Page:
Lewis Hamilton’s leasing contracts show that he uses his plane himself for 80 hours a month and that one of his companies rents it for another 160 hours. Based on that, if one assumes that Hamilton uses the aircraft one-third of the time for personal travel and two-thirds of the time for business trips, he should still have to declare at least one-third – or 1.35 million euros – of the 4.06 million euros he didn’t pay in VAT. In addition, the leasing rates for private use of the jet should have also been taxed.

“If there was private use, this is evasion,” said Rita de la Feria, a tax law professor at the University of Leeds. “Lewis Hamilton should have paid VAT on any private flights.” She added that Hamilton could be held personally liable.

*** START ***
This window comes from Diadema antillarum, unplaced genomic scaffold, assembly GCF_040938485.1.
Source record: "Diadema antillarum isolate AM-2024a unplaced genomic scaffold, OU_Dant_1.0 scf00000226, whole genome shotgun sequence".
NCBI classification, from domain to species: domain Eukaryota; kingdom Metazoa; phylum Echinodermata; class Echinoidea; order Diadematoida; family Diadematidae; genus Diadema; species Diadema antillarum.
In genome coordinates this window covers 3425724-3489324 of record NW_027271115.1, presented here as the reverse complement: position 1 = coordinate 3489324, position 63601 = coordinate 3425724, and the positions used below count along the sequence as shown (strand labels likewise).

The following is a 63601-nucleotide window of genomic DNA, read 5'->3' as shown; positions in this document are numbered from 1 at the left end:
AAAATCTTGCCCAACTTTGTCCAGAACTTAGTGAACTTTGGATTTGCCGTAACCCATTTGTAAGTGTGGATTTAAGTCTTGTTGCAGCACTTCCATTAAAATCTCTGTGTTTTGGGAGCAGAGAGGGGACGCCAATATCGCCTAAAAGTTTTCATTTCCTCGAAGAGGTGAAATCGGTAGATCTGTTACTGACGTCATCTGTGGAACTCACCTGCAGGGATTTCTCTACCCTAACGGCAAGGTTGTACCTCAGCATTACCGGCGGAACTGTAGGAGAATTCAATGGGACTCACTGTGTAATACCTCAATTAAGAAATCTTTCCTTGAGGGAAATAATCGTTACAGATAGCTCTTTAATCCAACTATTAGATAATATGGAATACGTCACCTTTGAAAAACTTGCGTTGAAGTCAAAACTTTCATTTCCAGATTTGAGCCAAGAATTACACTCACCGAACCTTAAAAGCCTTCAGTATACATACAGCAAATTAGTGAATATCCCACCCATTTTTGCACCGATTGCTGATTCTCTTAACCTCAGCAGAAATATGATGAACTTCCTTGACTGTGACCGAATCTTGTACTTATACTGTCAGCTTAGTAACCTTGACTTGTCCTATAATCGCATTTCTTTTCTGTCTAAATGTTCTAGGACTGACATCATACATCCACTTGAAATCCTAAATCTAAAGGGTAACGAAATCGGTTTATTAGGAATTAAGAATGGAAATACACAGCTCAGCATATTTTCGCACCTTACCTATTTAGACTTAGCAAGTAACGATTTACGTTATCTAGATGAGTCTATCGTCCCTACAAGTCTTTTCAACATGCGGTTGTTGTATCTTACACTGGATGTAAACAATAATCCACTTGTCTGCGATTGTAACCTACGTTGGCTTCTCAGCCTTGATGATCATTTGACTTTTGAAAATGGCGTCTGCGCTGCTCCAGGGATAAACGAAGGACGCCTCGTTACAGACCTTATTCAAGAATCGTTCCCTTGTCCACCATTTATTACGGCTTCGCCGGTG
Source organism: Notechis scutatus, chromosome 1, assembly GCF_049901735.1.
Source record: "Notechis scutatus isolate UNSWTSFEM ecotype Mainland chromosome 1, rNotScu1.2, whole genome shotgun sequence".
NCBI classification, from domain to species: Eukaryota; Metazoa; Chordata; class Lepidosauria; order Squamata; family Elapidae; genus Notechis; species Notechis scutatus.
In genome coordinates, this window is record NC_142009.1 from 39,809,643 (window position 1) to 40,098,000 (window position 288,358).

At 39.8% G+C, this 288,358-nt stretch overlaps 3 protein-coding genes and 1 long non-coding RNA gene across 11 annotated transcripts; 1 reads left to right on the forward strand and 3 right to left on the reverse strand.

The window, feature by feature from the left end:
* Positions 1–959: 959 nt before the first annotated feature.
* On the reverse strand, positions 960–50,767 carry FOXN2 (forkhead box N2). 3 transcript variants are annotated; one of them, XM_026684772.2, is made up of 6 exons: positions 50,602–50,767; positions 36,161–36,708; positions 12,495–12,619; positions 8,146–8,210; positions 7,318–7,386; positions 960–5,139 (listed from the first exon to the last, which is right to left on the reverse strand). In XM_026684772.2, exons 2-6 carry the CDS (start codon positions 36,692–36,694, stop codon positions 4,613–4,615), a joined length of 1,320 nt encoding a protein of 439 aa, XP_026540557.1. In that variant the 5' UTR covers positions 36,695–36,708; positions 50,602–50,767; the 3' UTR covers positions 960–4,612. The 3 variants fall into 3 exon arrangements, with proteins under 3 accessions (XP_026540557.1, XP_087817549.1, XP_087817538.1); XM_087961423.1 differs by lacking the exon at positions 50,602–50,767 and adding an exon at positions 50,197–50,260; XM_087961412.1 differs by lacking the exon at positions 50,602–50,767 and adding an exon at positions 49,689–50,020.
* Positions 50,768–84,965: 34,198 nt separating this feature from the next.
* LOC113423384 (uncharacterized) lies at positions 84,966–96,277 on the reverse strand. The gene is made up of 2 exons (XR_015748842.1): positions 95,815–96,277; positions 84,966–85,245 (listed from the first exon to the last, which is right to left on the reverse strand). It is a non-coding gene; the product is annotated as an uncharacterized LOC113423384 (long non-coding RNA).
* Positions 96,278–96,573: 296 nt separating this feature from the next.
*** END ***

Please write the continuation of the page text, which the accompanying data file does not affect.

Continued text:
De la Feria was asked to analyze the Hamilton case by the British newspaper The Guardian, one of the Süddeutsche Zeitung’s journalistic partners in the Paradise Papers investigation. The tax expert said she found the pretense of operating a completely normal aircraft leasing scheme very dubious. “This jet is being rented out to only one person. The scheme is completely artificial,” she said. Indeed, Hamilton’s jet is primarily reserved for him and its use is customized to fit his schedule and his schedule alone. To use the plane he needs a pilot and a crew, which are leased for every flight. Hamilton’s lawyers, however, claim the leasing structure is legal and represents neither tax avoidance nor misfeasance. They even contest that importing the jet via the Isle of Man provided their client with any tax advantages.